Compared to this, SHIZUKU can observe over 99% of the Earth’s area in just 2 days. So we can get data by “area”. Detailed observation on the ground by “points” and an overview from observation by SHIZUKU by “area”. When we combine these two sets of data, we are able to get more accurate data about water and weather. The data contributes to improving forecast accuracy and understanding the current global environment.

-How is SHIZUKU’s data utilized in the study of hydrology?

Oki: Providing information to practical fields such as weather forecasts or fishery has already started. But in the field of research, we are still at the stage of defining how to utilize the data obtained by SHIZUKU.

The microwave sensor “AMSR2” installed in SHIZUKU has a generic function, and can collect various data depending on how it is to be utilized. Now we are collecting data such as precipitation, water vapor, wind speed and water temperature over the sea, water content of soil and depth of snow, and we can know more as we changed the combination of microwave frequency band. We are now considering what kind of data we need to get to know the Earth’s water’s conditions and what knowledge can be gained.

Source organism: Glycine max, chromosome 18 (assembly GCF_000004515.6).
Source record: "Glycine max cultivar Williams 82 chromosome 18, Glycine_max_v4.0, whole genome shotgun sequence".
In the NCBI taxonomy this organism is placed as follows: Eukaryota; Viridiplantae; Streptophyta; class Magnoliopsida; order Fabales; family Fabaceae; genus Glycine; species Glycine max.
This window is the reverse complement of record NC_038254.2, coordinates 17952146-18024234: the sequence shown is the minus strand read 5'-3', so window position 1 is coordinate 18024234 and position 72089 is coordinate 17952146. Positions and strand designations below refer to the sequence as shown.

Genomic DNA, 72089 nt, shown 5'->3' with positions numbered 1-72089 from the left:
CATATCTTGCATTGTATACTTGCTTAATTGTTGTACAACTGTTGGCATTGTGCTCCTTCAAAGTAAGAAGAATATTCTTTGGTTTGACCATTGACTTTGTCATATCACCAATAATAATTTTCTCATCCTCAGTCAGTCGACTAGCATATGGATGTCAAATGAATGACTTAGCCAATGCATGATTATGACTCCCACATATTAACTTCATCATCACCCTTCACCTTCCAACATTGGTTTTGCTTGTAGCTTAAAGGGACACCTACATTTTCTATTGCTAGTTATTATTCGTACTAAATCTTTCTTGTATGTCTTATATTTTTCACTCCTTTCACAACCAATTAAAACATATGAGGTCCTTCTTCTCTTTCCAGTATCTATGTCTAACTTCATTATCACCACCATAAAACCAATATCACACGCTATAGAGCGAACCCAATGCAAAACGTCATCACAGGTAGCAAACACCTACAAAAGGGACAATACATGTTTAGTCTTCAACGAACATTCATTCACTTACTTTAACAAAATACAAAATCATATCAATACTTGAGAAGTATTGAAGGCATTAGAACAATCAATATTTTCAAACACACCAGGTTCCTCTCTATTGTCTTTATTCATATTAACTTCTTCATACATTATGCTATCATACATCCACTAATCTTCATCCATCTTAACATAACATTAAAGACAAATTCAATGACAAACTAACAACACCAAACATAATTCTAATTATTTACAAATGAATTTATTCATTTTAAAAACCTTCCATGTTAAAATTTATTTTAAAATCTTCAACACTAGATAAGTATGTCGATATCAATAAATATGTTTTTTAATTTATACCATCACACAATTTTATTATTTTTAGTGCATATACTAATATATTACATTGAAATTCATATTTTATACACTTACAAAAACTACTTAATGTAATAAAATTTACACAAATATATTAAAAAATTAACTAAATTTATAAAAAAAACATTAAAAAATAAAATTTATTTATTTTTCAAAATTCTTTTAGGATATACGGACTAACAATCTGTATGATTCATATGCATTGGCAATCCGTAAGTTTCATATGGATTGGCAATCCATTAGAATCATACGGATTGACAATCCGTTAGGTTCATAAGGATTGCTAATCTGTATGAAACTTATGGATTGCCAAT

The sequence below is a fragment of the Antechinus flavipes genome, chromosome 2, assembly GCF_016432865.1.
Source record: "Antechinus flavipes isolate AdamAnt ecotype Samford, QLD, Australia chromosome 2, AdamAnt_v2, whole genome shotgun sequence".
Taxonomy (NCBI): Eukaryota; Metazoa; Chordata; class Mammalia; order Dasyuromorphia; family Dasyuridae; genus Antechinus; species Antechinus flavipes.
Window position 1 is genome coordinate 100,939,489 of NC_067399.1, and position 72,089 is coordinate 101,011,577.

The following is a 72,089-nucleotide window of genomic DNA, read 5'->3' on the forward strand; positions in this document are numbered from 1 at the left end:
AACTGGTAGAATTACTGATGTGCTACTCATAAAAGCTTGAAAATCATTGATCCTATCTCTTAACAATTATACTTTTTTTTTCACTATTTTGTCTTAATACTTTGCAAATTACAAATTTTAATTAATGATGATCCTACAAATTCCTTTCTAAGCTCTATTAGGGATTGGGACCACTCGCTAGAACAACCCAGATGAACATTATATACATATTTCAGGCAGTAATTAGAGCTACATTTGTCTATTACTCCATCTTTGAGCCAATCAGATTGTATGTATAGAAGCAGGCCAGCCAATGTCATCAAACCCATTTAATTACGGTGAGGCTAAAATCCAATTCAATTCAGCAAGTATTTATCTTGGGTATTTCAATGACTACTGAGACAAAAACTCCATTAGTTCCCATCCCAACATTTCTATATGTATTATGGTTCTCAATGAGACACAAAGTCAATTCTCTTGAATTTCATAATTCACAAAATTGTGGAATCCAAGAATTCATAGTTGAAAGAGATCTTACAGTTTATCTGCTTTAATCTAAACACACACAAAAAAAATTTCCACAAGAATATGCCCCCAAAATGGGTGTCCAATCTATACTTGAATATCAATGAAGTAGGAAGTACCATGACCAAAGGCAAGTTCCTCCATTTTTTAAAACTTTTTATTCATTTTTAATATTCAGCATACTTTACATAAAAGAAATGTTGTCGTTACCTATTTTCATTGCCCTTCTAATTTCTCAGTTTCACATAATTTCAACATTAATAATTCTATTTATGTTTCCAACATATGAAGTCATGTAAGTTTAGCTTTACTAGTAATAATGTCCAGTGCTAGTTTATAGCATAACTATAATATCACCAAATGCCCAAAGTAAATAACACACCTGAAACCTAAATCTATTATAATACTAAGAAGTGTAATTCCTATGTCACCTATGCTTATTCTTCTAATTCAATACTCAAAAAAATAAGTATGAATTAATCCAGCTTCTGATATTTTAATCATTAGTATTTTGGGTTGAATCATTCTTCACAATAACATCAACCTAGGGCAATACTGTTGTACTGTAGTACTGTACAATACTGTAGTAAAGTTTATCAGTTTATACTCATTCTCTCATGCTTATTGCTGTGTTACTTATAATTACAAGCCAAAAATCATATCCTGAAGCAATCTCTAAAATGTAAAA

-How do you think SHIZUKU’s data would be useful in improving the Earth’s water challenges?

Oki: Firstly, I think it will be useful in maintaining the information infrastructure so as to prevent water crisis such as floods. The United States launched “GPM/DRP” on 28th February, 2014, to grasp the information of rainfall and snowfall.

We will be able to know the rain and snow conditions of the entire earth in near real time in collaboration with SHIZUKU and the US satellite. If we can announce the warning about rain and snow based on the data, it will help reduce damage.